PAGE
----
Inter-disciplinary Learning

What is interdisciplinary learning?

Interdisciplinary learning (IDL) is a planned approach to learning which uses links across different subjects to enhance learning.

It promotes the development and application of what has been taught and learned in new and different ways. It provides opportunities for deepening learning, for example through exploring an issue, solving problems or completing a final project. It is an important approach at all levels of Curriculum for Excellence and can take place in curriculum areas and subjects, the ethos and life of the school and community, and a range of other opportunities for personal development. It is a particularly useful way of promoting learning across the broad general education, as well as giving coherence to learning at the senior phase.

At Balfron High School examples of IDL include:

– A Remembrance Project in S1. Pupils learn about the experiences of soldiers in the Great War in History. They use this knowledge to build empathy by writing a story from the perspective of someone in the War in English. Having built this knowledge and emotional connection, the pupils then explore the power of the poppy as a powerful symbol of remembrance in Art. They also study music which draws its inspiration from the experiences of warfare in Music.

– One-off projects in S2 to celebrate and explore the significance of major events, such as the London Olympics and the Glasgow Commonwealth games. Normal timetables were suspended for a week for S2 for these events and pupils engaged in tasks in all subjects across the school to deepen and enrich their learning in all subjects, as well as appreciate the significance of the events in historical, political, social and of course, sporting contexts.

– S3 Master classes. Pupils are given the opportunity to choose from a range of short courses in their final weeks of S3. These look to develop pupils skills and abilities in ways that cross traditional subject boundaries. The Sports Leadership Master Class, for example, develops Health and Well-Being outcomes but also a range of Literacy and other outcomes. The Debating Master Class develops Literacy and Social Studies outcomes but also develops deep understanding of areas across the curriculum, depending on the issues for debate, which are directed by the pupils. The National Parks Master Class contributes towards Social Studies, Science and Literacy outcomes through hands-on work with our partners at Loch Lomond and the Trossachs National Park, whilst also giving pupils the opportunity to gain a John Muir Award.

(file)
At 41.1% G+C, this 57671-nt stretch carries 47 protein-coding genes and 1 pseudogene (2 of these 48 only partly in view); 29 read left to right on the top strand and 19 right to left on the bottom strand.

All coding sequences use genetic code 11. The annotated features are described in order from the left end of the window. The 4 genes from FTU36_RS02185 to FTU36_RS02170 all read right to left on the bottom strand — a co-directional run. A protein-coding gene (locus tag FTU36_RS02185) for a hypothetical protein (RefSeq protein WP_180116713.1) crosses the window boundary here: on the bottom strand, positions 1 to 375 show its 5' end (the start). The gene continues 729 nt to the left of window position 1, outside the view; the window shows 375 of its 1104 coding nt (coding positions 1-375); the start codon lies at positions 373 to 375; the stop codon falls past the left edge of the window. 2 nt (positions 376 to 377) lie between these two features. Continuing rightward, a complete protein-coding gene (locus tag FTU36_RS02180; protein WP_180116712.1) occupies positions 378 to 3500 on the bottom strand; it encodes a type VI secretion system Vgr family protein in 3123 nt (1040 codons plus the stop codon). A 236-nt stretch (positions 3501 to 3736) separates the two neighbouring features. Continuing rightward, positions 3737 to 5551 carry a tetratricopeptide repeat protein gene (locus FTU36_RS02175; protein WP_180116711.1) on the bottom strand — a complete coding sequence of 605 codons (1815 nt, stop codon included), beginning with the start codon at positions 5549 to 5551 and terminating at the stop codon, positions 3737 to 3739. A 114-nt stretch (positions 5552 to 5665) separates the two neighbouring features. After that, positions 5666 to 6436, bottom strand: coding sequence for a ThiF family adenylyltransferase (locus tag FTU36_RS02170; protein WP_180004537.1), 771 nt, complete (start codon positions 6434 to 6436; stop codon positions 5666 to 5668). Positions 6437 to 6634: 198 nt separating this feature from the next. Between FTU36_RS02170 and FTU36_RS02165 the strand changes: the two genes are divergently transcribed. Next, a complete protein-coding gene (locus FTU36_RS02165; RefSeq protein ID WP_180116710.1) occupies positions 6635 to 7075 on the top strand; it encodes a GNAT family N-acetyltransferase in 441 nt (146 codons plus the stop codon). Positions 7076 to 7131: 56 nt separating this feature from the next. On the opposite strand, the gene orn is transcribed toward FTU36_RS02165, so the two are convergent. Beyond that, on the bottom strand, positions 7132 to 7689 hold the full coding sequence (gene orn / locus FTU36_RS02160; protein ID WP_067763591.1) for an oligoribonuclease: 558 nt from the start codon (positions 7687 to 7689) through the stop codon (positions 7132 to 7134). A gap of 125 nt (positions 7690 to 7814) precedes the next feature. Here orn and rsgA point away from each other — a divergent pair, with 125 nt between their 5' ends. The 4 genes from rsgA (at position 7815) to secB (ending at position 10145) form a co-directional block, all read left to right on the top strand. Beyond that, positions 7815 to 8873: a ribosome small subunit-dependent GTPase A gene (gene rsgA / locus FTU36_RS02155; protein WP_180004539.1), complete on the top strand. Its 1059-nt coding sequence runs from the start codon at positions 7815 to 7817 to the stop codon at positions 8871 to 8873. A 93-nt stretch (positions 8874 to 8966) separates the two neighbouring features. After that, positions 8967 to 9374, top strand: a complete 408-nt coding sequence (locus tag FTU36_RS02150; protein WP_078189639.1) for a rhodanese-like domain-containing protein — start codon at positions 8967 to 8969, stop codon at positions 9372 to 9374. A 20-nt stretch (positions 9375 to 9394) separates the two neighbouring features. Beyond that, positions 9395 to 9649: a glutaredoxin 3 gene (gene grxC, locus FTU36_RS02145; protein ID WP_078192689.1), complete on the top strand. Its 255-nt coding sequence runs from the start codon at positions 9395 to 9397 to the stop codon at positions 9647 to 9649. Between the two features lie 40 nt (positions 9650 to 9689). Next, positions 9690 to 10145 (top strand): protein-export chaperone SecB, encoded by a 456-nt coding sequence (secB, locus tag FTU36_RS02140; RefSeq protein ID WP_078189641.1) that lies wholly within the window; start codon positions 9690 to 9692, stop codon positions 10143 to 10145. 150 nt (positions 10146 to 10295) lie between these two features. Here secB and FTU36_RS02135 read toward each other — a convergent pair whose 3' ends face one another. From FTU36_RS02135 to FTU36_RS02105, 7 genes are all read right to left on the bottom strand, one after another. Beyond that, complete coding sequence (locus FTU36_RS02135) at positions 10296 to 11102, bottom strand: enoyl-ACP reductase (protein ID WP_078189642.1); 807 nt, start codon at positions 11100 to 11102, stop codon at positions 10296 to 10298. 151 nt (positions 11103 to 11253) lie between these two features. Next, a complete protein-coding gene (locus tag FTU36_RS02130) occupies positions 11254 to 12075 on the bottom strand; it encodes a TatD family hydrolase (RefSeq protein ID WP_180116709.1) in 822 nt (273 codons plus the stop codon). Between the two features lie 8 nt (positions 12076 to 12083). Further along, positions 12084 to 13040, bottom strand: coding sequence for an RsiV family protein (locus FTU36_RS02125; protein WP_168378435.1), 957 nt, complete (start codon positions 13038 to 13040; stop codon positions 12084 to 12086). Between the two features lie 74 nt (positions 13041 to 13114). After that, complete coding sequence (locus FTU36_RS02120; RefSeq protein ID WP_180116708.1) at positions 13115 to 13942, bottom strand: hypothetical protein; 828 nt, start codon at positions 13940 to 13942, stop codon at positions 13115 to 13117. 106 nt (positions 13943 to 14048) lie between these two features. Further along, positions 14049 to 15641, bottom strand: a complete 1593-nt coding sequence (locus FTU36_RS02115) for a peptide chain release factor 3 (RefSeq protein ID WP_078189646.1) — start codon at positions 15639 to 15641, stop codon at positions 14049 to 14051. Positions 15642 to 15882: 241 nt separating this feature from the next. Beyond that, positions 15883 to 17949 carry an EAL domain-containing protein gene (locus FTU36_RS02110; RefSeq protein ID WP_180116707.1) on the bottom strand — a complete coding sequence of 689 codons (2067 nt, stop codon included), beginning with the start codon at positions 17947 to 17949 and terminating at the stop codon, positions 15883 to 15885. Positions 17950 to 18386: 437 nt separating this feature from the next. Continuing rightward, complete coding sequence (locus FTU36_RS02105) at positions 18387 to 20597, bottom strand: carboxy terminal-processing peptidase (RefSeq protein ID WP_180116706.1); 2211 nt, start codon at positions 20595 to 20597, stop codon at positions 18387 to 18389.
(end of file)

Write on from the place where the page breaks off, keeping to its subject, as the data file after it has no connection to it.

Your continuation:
– The Scottish Studies Award in S4. Pupils who have chosen a particular combination of subjects at National 3-5 level are taken off timetable for two days to complete a research project on a Scottish topic of their choosing, reflecting their own skills and interests. This, combined with the Scottish themed units from their subjects leads to them being given an additional Scottish Studies Award at National 3,4 or 5 level, depending on their level of achievement in their subjects.

IDL is an area of the curriculum that continues to be developed. The 2015-16 school year saw a new ‘Who Am I?’ IDL draw together experiences in History, Modern Languages and Personal and Social Education in S1. Arrangements are also being made for an IDL project to be embedded in S2 through work with our partners in the Youth Philanthropy Initiative. Finally consideration is being given to giving pupils the opportunity to work towards the Scottish Studies Award at Higher level in S5 and the Scottish Baccalaureate in Social Sciences in S6.

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